Global warming may have far-reaching consequences, but possible international conflicts are avoidable
In September 2009 it was reported that, in spite of being on maps for centuries, the tiny island of Bermeja, in the Gulf of Mexico, could no longer be found.
The Mexican Government sent out planes and boats and used satellites to try to find it but it was gone. And, along with it, a large claim Mexico was making in the hydrocarbon-rich waters of the Gulf. Some in Mexico said that, clearly, the CIA had blown up their island to subvert their stake.
The United States' response was clear: no island, no claim.
New Moore Island was a hotly contested island in the Bay of Bengal. Claimed by both India and Bangladesh, it was in a geostrategic position, at the mouth of the Hariabhanga river, the boundary between the two countries. For decades the two countries manoeuvred for control. No more.
A few weeks ago, news broke that New Moore Island had disappeared, probably due to rising sea levels. And when the island disappeared, so did the claims.
With rising sea levels, the problem of land loss potentially leading to maritime zone loss is likely to come up more and more often. This is especially true in the Pacific, where there are entire nations composed of tiny, low-lying islands. One may think of Kiribati as a small country, but because its islands are well scattered over a large section of the Pacific, it has a maritime exclusive economic zone (EEZ) approximately the size of India. That's a lot of fish, seabed mining rights, shipping lanes and geostrategic positioning (it's not an accident that China had a much-valued base in Kiribati).
As islands submerge, seabed rights could be lost, valuable and culturally important territorial fishing grounds could pass in to international waters, and, in the most extreme case - say if Tuvalu is submerged and evacuated - there is the prospect of the legal extinction of an entire country.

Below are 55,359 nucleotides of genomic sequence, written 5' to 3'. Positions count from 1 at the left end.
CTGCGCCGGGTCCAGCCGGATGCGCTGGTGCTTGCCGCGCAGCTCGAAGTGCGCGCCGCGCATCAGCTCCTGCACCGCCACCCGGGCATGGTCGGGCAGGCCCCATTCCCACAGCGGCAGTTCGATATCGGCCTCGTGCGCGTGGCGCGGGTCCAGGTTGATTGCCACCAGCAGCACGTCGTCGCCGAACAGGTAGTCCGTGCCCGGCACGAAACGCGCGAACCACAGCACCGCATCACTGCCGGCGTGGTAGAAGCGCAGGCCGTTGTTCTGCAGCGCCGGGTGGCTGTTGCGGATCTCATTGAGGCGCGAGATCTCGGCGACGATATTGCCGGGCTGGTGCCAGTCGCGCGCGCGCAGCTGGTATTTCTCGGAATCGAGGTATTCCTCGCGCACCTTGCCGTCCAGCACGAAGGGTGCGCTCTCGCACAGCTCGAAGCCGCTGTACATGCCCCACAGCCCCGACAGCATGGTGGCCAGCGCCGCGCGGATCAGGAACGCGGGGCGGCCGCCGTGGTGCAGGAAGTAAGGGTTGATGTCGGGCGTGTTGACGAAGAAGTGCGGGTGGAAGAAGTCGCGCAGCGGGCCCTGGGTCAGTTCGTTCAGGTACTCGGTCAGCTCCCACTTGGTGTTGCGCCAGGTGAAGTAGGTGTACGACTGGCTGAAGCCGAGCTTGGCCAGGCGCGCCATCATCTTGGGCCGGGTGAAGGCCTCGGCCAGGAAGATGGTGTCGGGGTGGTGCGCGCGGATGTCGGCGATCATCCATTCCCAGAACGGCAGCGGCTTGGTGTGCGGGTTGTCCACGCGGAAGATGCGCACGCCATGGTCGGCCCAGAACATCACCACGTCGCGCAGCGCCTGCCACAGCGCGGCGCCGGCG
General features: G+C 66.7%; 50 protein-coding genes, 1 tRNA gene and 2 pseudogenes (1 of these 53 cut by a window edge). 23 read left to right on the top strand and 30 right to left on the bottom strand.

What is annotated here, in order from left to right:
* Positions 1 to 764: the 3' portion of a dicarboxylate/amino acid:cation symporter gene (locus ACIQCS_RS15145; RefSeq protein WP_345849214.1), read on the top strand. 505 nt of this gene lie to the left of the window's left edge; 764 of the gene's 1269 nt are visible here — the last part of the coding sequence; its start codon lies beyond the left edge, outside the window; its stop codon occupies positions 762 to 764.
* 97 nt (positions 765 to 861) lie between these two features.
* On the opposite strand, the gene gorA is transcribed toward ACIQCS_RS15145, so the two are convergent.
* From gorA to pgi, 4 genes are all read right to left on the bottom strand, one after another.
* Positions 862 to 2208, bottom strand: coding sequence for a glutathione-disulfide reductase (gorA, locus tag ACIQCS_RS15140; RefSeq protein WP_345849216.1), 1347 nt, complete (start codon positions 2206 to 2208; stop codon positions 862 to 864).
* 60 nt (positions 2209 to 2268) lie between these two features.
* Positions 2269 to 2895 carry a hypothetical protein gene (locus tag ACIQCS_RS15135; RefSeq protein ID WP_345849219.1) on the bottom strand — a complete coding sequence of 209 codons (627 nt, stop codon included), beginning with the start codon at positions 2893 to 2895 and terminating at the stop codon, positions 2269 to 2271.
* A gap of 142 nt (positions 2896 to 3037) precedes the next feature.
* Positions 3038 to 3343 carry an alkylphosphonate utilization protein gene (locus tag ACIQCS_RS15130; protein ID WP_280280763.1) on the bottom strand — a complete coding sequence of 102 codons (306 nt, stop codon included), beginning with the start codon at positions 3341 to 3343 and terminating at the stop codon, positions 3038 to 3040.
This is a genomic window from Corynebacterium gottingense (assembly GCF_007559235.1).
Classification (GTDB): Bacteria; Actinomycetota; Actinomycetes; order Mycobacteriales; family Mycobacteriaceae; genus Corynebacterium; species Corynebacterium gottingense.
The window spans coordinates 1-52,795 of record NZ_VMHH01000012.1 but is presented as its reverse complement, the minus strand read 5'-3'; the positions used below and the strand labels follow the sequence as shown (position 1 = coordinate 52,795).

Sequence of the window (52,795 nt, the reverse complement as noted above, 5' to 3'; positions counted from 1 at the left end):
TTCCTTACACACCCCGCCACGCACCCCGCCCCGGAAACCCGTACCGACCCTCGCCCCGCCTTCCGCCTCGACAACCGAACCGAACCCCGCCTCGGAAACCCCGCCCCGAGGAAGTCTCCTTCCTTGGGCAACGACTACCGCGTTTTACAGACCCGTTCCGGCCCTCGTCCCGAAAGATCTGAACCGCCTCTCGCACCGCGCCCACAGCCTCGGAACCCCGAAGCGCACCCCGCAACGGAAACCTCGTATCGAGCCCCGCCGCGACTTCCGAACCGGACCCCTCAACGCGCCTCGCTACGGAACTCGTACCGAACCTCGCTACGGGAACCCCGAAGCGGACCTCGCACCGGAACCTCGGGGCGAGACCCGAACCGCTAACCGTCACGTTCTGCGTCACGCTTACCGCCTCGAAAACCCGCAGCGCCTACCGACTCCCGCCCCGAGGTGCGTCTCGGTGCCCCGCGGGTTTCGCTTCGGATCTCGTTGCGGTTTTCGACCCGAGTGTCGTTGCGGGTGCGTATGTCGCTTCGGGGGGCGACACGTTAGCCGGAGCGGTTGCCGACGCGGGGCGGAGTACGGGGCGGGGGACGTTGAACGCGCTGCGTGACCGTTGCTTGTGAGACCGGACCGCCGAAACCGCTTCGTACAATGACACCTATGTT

If Tuvalu is no longer above sea level, and "no island, no claim" is invoked, Tuvalu could face not only losing its fishing grounds, but cease to exist as a state, thus losing its seat in the United Nations and having its citizens become, literally, stateless.
There may be ways to avoid this, but planning will need to begin now. And the starting point is the main law governing the seas, the UN Convention on the Law of the Seas.
Signed by all major countries except the US, the convention is an exceptional document, offering myriad, detailed guidelines for measuring maritime boundaries and more.
However, the convention operates from the assumption that there will be no major changes to the coastlines and islands upon which claims are made - something that is already not the case.
The way the convention claims the system works is, a country puts in the map of its claims and, assuming it follows the guidelines, the map is accepted. Unless the map is challenged by another country; that is where it can get very political, very quickly.
Assume a nation puts in a map based on existing islands but, in a few years, some of those islands disappear or the coastline floods and retreats. Other countries may threaten to challenge that nation's claim unless it gives them concessions in other areas, for example in the UN.
Or, if other nations want access to the waters themselves, they may challenge the claims regardless. It may be possible to attenuate some of these problems by freezing borders at a given point in time (say as per satellite imagery from 2005), but many complications will remain.
Because the convention didn't take environmental change in to account when it was drafted, it may end up creating new geopolitical hotspots. Some are trying to bypass this by finding bilateral or regional solutions.